Log in

No account? Create an account
petrini1 [userpic]

Adventures in Poll Checking...and Donut Delivering

November 4th, 2008 (06:28 pm)

current mood: nervous

I spent much of today volunteering at the polls for Democratic party. My job was something called an "Indoor Poll Checker." Each party is allowed up to two indoor poll checkers (and one lawyer) inside each polling place at any given time. Election rules strictly regulate who is allowed inside a polling place, so I couldn't go in without an official letter from the local party chair stating that I was certified to be working there.

I had no idea any of this process even existed until they asked me last week if I would do it. I found the whole thing fascinating. The idea is to keep track of who is voting so each party can check the list of who has already cast a ballot against its own A-List of people identified as most likely to vote for its candidate. As the day wears on, if those people have not showed up at the polls, the party can call to offer them a ride or encouragement or whatever help they need to get them to the polls. So the indoor checkers listen as the election workers call out the name of each voter. Then we either write down the name or check it off a list from the party. The lists of who has voted are periodically passed outside to the "outside poll checkers" (and one lawyer), who reconcile the different lists and, by e-mail, send the names of those who haven't voted to locations where volunteers are poised to make calls or canvass in neighborhoods. At the same time, some of the inside people are also keeping track of how many people are voting altogether, just to make sure the voting stays honest and the numbers add up as they should.

My son had a half-day of school today, 10 a.m. to 2:30, so I told the party they could have me from 10 to 2. During that time I worked at two different polling places. Temple Beth El was very busy. The lines were long enough so that the election workers were periodically told to stop signing people in so that the lines at the booths wouldn't get too long to fit in the room. Then we'd have to stop for 5 or 10 or 15 minutes and wait for the voting booth lines to go down. Most people were in high spirits and were good sports about it. It was a little stressful for the workers because it was pretty crazy in there, but those who'd been working all day said this was nothing; it had been much, much busier during the morning rush hour.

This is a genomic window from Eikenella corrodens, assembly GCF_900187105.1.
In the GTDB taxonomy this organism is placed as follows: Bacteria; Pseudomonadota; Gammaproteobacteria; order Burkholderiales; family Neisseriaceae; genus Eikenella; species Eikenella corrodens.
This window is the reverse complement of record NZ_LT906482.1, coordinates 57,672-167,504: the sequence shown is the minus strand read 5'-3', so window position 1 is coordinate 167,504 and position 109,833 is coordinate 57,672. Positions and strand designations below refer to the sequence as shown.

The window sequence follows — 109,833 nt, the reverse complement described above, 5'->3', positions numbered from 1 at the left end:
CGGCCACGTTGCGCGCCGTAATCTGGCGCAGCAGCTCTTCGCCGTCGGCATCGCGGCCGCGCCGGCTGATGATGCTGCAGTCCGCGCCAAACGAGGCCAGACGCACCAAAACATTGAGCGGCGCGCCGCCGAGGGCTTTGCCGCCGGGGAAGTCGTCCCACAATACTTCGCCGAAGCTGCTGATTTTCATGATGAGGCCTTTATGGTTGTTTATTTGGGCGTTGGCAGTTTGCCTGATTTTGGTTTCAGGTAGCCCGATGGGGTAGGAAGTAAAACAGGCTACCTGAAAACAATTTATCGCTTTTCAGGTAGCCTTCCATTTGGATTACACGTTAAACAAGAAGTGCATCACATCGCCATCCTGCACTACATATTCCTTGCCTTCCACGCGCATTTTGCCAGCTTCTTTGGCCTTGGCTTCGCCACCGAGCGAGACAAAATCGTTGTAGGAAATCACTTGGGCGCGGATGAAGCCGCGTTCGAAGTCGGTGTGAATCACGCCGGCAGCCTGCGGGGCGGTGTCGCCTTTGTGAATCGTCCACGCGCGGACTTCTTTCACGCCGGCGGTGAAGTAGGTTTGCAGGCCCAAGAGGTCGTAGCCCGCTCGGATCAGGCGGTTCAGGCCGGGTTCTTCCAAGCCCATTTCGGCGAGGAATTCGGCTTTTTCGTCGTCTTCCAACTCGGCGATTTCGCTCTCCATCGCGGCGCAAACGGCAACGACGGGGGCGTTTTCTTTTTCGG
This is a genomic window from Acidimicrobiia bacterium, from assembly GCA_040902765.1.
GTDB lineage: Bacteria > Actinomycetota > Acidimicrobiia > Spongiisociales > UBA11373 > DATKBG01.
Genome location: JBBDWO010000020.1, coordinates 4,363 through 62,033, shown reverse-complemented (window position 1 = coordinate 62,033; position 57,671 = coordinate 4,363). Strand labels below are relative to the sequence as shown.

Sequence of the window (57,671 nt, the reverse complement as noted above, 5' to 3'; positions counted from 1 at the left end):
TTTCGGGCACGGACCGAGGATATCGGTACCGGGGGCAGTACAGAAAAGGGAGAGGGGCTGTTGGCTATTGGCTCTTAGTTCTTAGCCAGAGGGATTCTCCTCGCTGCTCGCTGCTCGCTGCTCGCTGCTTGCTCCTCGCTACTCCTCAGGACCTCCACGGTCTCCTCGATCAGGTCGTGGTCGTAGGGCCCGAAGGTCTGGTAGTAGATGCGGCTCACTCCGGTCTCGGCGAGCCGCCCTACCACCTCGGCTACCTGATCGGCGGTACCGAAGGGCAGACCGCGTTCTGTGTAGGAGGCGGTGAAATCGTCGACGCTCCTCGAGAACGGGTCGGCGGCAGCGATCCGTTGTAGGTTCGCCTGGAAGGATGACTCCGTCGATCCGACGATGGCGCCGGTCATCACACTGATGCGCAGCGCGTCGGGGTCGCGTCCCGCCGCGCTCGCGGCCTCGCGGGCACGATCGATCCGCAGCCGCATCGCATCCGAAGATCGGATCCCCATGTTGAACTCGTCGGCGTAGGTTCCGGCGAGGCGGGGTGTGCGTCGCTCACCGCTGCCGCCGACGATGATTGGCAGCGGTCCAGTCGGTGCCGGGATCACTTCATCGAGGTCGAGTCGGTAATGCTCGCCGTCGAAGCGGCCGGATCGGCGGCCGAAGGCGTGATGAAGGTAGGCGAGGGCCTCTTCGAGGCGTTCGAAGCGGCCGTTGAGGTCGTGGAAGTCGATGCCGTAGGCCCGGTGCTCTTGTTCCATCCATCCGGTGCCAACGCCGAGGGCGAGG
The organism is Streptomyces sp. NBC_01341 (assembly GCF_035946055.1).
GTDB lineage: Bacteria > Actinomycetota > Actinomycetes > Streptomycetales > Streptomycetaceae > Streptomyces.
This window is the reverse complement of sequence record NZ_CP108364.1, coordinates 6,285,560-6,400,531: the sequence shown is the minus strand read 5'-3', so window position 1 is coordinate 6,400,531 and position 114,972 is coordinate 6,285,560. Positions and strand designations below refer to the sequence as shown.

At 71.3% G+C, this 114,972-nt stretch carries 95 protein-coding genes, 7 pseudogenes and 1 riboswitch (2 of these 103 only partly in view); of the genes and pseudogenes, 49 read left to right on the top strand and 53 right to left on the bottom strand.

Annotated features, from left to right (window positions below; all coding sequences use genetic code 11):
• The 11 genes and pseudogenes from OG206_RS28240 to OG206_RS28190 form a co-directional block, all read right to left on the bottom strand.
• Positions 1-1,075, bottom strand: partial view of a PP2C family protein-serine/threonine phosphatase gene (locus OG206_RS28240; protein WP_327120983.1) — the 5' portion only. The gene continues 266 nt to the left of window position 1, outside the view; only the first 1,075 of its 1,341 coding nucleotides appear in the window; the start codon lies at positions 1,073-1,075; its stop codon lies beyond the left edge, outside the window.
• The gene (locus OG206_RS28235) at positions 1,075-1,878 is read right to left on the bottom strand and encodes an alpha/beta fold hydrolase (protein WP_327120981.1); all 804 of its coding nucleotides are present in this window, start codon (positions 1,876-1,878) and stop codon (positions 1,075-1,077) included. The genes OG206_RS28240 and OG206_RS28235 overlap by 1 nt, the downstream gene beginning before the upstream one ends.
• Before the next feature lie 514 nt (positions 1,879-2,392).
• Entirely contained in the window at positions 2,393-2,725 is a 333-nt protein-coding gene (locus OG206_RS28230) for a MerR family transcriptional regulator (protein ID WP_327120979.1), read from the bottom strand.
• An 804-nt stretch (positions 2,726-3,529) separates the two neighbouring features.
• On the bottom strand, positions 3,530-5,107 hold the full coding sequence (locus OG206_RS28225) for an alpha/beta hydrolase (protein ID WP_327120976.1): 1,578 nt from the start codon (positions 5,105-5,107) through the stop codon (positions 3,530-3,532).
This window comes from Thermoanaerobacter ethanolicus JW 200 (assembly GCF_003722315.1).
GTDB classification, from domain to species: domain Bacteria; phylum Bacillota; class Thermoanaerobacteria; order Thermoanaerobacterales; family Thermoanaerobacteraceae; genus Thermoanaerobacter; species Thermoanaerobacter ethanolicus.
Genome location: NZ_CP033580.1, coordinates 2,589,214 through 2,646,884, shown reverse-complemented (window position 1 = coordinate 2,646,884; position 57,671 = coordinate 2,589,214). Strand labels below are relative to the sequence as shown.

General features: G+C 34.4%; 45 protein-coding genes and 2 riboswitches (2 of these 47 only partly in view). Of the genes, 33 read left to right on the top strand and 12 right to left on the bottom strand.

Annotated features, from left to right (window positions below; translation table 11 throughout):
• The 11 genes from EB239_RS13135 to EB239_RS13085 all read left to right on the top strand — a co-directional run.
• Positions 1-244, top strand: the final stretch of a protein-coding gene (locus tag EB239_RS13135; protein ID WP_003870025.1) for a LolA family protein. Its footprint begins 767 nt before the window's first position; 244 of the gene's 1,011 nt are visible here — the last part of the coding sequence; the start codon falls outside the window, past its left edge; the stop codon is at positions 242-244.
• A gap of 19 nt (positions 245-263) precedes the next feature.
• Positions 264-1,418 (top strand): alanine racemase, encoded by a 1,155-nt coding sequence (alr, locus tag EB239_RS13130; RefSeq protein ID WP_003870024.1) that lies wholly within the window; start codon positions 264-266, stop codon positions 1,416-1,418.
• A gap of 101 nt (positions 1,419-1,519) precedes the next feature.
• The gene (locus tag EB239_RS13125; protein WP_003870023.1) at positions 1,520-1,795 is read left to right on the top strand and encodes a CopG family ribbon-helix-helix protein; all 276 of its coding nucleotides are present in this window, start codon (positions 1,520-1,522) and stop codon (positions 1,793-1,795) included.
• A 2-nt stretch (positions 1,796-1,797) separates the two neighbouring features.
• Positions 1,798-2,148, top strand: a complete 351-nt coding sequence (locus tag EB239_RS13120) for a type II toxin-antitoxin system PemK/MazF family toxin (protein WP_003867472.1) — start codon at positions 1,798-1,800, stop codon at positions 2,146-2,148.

When I was finished there, I had a little extra time before I had to get to the other polling place where I was scheduled, so I did a food run for the campaign's outside poll checkers and other workers. Then I headed over to George Washington Middle School, which is the polling place for my own precinct. My husband had voted there on his way to work this morning and said he'd waited in line about an hour, which wasn't too bad. But when I was there, from 1 p.m to 2 p.m., it wasn't busy at all. The lines were seldom more than a few minutes long; sometimes there were no lines at all. Speculation was that our precinct is so politically active that hundreds of us voted early because we'd be working at the polls or volunteering on Election Day. Informal conversations I've had with others in my neighborhood seem to bear this out. During the hour that I worked, only TWO voters came in who were not on my list. In other words, we're not only an overwhelmingly Democratic precinct, but we're overwhelmingly on the Democrat's A-List of people with records of donating to or volunteering for candidates, attending caucuses, and voting in primaries. In 2004 our precinct went something like 90% for Kerry.

I had to head home, then, to meet my first-grader's school bus. When he got home, he wanted to go to Krispy Kreme, which was giving away free donuts to anyone with an "I voted" sticker. We did, and we bought an extra dozen donuts so that he could help deliver me them to a polling place for the volunteers and other workers there.

Tonight I'd love to go to one of the official Democratic party return-watching events. But with a first-grader at home, that's just not going to happen. So my husband and I will watch at home tonight. He says he plans to drink heavily, whether in celebration or in misery! I SO hope it's in celebration.